Most times, new characters are born rather beautifully. They come with rich back-stories and have a deep family history. They speak to me for hours about who they are, where they live, what they do for a living, etc. Other times, they burst forth kicking and screaming.
They’re wearing straight-jackets and slamming themselves madly against my psyche. They’re roughly cut from raw emotion, they know very little about who they are, where they came from, or who their families are. The only thing they know is their desire to have the same chance at life as the aforementioned.
While I do so enjoy the company of my more ‘fleshed’ out characters, mainly because they are familiar to me, like family or good friends, I find myself oddly drawn to these new beings. They want the same things that we all have, that which has come so easily to their cousins; a life of their own. They are like children, in a way. They don’t know what’s behind them, nor do they have a clue what’s ahead of them. They must learn, through my guidance, of course, what they like or do not like.
Sometimes I can control the process. Sometimes, I can even help form them into something appropriate enough to tell a story about. This isn’t always the case, however, and any writer can tell you that it isn’t always going to be a good thing.
You’re not always going to have a ‘good’ character. Every so often, as I am helping this character come to life, we discover that he or she isn’t so savory a person. Maybe said character is a villain? Or maybe, something much, much, worse. I don’t always like telling the story of these characters, but again, as a writer I don’t always have a choice. They desire a chance at life. They demand that their story be heard. And as a storyteller, I am compelled to share.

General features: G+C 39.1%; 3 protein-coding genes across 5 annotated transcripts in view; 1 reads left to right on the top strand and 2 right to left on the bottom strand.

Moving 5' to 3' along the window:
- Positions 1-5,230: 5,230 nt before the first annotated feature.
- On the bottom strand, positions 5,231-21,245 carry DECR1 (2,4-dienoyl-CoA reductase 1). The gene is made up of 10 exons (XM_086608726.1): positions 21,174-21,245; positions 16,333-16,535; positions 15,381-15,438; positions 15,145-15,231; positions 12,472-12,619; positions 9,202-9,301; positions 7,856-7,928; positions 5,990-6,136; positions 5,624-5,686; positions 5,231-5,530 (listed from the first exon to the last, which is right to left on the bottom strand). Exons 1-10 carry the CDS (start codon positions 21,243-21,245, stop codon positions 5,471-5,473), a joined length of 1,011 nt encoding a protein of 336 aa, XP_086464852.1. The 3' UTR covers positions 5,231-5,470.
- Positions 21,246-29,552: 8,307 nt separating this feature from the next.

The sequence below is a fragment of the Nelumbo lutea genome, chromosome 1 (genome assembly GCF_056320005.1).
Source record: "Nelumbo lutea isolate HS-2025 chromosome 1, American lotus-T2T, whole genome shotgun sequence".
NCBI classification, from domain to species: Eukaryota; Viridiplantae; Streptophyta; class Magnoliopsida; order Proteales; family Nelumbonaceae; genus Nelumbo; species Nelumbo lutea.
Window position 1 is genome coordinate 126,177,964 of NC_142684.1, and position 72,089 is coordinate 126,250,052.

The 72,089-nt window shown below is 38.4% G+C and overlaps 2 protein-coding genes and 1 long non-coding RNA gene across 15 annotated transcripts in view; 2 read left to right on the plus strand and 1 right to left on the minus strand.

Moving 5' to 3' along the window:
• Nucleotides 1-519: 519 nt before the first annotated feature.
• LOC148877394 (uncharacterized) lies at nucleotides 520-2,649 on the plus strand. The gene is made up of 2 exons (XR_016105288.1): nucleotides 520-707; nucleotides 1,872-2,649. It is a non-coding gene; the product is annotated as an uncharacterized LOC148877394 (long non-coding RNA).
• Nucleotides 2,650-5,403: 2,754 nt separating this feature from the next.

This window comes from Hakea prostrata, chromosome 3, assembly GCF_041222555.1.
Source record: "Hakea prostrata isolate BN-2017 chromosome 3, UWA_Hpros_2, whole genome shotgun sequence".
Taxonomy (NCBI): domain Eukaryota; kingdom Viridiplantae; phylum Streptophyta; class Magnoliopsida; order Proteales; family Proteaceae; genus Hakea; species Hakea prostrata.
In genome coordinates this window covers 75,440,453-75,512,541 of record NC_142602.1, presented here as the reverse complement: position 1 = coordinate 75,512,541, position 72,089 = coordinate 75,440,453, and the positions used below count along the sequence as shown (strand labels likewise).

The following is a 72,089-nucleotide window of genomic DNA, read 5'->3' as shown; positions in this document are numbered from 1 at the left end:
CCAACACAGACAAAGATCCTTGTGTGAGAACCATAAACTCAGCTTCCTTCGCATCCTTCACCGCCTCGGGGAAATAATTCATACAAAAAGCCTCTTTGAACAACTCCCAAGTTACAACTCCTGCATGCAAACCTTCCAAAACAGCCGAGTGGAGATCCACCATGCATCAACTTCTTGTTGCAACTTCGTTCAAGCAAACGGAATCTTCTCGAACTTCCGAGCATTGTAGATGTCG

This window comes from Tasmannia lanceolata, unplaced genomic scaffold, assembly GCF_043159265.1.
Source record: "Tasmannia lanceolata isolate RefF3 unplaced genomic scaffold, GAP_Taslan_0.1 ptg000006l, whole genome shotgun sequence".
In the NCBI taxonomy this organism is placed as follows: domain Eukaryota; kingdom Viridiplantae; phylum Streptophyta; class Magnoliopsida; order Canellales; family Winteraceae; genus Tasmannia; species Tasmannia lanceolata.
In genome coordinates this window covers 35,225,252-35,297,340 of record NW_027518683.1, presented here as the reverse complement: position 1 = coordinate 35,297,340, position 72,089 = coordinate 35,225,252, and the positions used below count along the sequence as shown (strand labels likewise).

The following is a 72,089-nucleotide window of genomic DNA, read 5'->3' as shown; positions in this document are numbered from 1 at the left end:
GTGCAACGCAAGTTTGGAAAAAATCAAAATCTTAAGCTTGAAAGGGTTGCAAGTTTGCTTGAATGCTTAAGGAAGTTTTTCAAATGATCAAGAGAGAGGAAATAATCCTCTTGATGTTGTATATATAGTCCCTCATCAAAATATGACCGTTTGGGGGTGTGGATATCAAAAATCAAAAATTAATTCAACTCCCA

Perhaps what awaits in the end is poetic? Or, perhaps not. It isn’t for me to decide. You see, much like the character types I have described, so too do the stories exist as well. Some lay in wait, ready to pounce my thoughts without a moment’s notice. Other times, they are a rough gem that needs worked into something you may or may not appreciate.
Just as is the case of the character, some stories may be beautiful designs that inspire you to continue turning the page. Others might be an atrocious train-wreck that forces you to turn the pages until you reach the end. This isn’t to say that they aren’t very good.
It’s a tricky subject; horror.
What one person may consider good, might be another’s kryptonite. I may have written the most descriptive decapitation in such a way that you have never seen before, but what may make one jump out of his/her seat in excitement, might have another turning their head in disgust.
Such is life.
By now, I hope that my readers have come to expect a certain style to my writing. You’ve survived the first two tales of John Rizzerio and are eagerly waiting the finale, or you have been keeping up with my webseries and are looking for the next post to appear. You know that I don’t always pull the punches.
Some of my characters may seem like somebody you could run into on the street. Others, a friendly neighbor or work acquaintance. Then there are those, like the protagonists of ‘She Has A Pretty Face Though’, and ‘The Box’, who each have their own issues to resolve. In the end, was their story worth it? Was it poetic, or did you enjoy following their journey?
Of course, you’ll have your own opinions that I would LOVE to hear! But, in the end, I will still continue to tell the stories as they demand to be told, in their own entireties. While I depend upon you, my faithful readers, to help guide me down the path of your interests, I hope that you continue to stick with me as I share with you my creations. They are a labor of love, a part of myself in much the same way that my children are, and it gives me great pleasure to be able to introduce you to them.
They are family, after all.